(57)

Claims

1. A method for determining the appropriate medication for a patient suffering from depression, comprising:
(i) having a patient take a questionnaire wherein the patient answers questions 1 to 17 as set forth in FIG. 3 herein with scaled responses as set forth in FIG. 3 concerning the degree to which the patient's mental state is affected by demodulation and/or deactivation;
(ii) processing the patient's answers to arrive at scores for the demodulation and/or deactivation;
wherein said processing step is performed via the following steps:
the questions 1-15 as set forth in FIG. 3 concern the patient's demodulation and/or deactivation and are scored as very high for answers that the patient feels a lot more of the question, high for answers that the patient feels somewhat more of the question, average for the patient feels the same as usual of the question, low for answers that the patient feels somewhat less of the question, and very low for answers that the patient feels a lot less of the question;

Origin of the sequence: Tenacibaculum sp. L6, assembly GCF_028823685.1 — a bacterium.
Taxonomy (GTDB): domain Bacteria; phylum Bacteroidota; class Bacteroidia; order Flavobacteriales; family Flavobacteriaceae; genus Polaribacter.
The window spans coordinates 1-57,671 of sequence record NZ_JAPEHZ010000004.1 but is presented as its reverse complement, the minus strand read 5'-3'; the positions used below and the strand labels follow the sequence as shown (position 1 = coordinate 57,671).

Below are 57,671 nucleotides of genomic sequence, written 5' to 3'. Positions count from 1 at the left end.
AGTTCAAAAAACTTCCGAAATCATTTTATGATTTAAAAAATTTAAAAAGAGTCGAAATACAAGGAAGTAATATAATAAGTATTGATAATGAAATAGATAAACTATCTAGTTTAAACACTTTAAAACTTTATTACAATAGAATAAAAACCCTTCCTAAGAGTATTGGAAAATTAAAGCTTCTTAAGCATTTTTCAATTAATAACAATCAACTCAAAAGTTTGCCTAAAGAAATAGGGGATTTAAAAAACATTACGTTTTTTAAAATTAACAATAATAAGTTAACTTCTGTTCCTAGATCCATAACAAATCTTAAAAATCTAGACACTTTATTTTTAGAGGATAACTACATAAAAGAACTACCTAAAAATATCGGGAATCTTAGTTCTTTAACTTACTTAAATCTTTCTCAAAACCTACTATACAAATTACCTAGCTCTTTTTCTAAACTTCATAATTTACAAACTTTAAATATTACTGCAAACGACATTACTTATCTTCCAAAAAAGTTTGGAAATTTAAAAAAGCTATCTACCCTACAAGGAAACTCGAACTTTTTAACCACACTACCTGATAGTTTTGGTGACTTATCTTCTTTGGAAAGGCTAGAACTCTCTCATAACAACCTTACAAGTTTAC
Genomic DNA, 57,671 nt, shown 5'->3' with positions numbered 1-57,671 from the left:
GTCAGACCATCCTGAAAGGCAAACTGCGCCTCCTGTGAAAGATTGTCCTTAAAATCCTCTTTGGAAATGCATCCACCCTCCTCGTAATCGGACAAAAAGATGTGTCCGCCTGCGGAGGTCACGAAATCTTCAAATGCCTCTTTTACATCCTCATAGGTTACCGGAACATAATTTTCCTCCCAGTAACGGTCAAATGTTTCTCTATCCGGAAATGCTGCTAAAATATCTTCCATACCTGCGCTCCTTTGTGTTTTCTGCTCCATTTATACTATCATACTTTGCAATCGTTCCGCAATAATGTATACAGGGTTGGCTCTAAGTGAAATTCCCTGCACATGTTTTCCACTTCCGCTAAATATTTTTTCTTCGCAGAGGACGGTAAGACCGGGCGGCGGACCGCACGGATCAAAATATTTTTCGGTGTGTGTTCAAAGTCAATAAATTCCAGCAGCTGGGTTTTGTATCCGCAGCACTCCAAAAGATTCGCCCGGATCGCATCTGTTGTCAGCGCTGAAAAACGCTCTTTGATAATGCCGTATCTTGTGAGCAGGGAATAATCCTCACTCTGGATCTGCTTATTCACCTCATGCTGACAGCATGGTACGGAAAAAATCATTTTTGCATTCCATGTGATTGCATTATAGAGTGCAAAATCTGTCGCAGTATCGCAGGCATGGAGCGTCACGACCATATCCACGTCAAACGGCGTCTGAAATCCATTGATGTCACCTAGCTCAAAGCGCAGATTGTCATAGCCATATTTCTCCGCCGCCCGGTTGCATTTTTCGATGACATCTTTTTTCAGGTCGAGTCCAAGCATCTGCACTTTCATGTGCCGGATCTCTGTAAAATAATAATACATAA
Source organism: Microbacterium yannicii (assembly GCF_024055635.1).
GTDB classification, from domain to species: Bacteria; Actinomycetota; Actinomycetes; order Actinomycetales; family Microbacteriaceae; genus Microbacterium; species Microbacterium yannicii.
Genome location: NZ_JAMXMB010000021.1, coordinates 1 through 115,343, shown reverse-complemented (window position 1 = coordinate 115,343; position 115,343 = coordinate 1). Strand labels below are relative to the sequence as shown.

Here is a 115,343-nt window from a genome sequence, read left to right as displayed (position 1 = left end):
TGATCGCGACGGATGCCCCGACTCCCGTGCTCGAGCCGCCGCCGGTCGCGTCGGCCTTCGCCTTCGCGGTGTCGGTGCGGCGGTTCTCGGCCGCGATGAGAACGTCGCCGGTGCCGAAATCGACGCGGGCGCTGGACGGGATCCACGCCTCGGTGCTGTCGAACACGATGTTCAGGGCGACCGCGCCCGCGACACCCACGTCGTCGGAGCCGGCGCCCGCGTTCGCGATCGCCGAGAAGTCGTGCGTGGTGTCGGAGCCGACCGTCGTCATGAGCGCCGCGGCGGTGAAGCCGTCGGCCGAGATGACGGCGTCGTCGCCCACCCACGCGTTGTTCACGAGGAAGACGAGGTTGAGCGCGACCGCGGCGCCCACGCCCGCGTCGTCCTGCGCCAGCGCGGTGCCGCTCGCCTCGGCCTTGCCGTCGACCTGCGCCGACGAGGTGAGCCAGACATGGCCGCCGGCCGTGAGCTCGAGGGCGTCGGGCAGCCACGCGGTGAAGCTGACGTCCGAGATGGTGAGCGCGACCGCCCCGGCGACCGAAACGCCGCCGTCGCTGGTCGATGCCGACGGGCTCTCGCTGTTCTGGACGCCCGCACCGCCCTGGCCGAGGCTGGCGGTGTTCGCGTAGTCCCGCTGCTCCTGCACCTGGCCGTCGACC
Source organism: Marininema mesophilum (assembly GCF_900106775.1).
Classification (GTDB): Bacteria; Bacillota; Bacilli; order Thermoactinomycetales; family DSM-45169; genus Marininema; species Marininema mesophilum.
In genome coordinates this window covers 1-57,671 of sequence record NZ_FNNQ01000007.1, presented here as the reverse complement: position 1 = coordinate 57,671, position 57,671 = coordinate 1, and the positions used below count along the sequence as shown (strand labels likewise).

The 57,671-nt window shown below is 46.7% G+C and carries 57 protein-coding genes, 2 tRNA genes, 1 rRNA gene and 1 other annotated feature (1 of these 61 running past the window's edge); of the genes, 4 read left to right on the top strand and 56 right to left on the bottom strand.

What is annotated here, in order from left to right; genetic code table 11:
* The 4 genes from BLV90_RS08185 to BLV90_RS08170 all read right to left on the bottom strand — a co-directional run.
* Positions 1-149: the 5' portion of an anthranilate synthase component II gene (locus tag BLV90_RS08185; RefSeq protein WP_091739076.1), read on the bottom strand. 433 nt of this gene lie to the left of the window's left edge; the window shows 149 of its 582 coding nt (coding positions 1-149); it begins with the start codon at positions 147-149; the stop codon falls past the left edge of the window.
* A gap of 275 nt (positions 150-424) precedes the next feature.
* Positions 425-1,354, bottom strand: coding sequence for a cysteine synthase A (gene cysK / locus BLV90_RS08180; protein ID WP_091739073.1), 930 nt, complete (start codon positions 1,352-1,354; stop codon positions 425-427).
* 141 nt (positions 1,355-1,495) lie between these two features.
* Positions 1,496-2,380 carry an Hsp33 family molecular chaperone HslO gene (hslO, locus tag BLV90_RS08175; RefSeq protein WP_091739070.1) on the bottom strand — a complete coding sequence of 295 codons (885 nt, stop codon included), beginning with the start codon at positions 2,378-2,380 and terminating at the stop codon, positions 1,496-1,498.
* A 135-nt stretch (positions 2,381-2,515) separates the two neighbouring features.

wherein for questions 1 to 15 as set forth in FIG. 3, very high scores are equal to a score of +2; high scores are equal to a score +1; average scores are equal to a score of 0; low scores are equal to a score of −1; and very low scores are equal to a score of −2;
wherein for questions 16 and 17 as set forth in FIG. 3, an answer of a lot more is rated as +4; somewhat more is rated as +2; and no more than usual is rated as 0;
and further wherein a calculation for possible demodulation M is given by the formula

          M=I1+I3+I5+I6+I8+I10−I11−I12+I14+I16,
wherein I1, I3, I5, I6, I8, I10, I11, I12, I14 and I16 are the scores for the questions 1, 3, 5, 6, 8, 10, 11, 12, 14 and 16, respectively, as scored in (A) to determine an M score, and wherein an M score of 15 or more indicates severe demodulation, an M score of between 10 to 14 indicates moderate demodulation, an M score of between 5 to 9 indicates mild demodulation, and an M score of 4 or less indicates no significant demodulation;
and wherein a calculation for possible deactivation A is given by the formula

          A=−I2−I4−I7−I9+I11+I12−I13−I15+I17,